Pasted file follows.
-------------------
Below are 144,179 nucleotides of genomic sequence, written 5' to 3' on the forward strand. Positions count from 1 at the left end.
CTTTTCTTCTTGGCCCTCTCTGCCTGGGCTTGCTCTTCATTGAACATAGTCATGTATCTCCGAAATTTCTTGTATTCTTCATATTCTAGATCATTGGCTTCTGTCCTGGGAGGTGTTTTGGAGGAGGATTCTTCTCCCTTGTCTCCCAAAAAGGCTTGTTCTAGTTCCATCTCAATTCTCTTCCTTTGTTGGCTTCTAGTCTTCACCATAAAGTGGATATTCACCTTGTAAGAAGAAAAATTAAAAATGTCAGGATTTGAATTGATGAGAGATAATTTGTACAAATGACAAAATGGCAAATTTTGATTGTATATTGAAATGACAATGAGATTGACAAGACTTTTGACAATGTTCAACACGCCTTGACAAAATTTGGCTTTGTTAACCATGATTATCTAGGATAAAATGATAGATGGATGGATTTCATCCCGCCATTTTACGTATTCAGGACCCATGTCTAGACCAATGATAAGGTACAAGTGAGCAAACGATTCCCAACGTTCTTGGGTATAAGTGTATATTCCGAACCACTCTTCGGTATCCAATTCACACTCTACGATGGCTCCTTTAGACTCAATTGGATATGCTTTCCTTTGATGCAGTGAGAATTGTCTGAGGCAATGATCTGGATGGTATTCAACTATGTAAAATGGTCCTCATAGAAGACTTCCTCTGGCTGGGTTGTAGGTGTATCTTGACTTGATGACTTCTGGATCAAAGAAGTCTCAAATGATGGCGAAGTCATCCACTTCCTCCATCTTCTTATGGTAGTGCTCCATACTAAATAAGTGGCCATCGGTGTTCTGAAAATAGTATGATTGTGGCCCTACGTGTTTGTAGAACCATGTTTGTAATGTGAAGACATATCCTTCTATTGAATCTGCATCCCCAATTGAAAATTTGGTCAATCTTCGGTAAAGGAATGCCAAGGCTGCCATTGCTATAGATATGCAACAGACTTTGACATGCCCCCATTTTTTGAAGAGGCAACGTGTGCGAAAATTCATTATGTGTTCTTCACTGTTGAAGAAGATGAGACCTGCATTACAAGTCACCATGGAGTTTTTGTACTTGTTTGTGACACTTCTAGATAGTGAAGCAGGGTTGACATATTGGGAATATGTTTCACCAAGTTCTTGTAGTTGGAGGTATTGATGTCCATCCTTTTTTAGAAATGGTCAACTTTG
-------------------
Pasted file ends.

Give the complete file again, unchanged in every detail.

Below are 144,179 nucleotides of genomic sequence, written 5' to 3' on the forward strand. Positions count from 1 at the left end.
CTTTTCTTCTTGGCCCTCTCTGCCTGGGCTTGCTCTTCATTGAACATAGTCATGTATCTCCGAAATTTCTTGTATTCTTCATATTCTAGATCATTGGCTTCTGTCCTGGGAGGTGTTTTGGAGGAGGATTCTTCTCCCTTGTCTCCCAAAAAGGCTTGTTCTAGTTCCATCTCAATTCTCTTCCTTTGTTGGCTTCTAGTCTTCACCATAAAGTGGATATTCACCTTGTAAGAAGAAAAATTAAAAATGTCAGGATTTGAATTGATGAGAGATAATTTGTACAAATGACAAAATGGCAAATTTTGATTGTATATTGAAATGACAATGAGATTGACAAGACTTTTGACAATGTTCAACACGCCTTGACAAAATTTGGCTTTGTTAACCATGATTATCTAGGATAAAATGATAGATGGATGGATTTCATCCCGCCATTTTACGTATTCAGGACCCATGTCTAGACCAATGATAAGGTACAAGTGAGCAAACGATTCCCAACGTTCTTGGGTATAAGTGTATATTCCGAACCACTCTTCGGTATCCAATTCACACTCTACGATGGCTCCTTTAGACTCAATTGGATATGCTTTCCTTTGATGCAGTGAGAATTGTCTGAGGCAATGATCTGGATGGTATTCAACTATGTAAAATGGTCCTCATAGAAGACTTCCTCTGGCTGGGTTGTAGGTGTATCTTGACTTGATGACTTCTGGATCAAAGAAGTCTCAAATGATGGCGAAGTCATCCACTTCCTCCATCTTCTTATGGTAGTGCTCCATACTAAATAAGTGGCCATCGGTGTTCTGAAAATAGTATGATTGTGGCCCTACGTGTTTGTAGAACCATGTTTGTAATGTGAAGACATATCCTTCTATTGAATCTGCATCCCCAATTGAAAATTTGGTCAATCTTCGGTAAAGGAATGCCAAGGCTGCCATTGCTATAGATATGCAACAGACTTTGACATGCCCCCATTTTTTGAAGAGGCAACGTGTGCGAAAATTCATTATGTGTTCTTCACTGTTGAAGAAGATGAGACCTGCATTACAAGTCACCATGGAGTTTTTGTACTTGTTTGTGACACTTCTAGATAGTGAAGCAGGGTTGACATATTGGGAATATGTTTCACCAAGTTCTTGTAGTTGGAGGTATTGATGTCCATCCTTTTTTAGAAATGGTCAACTTTG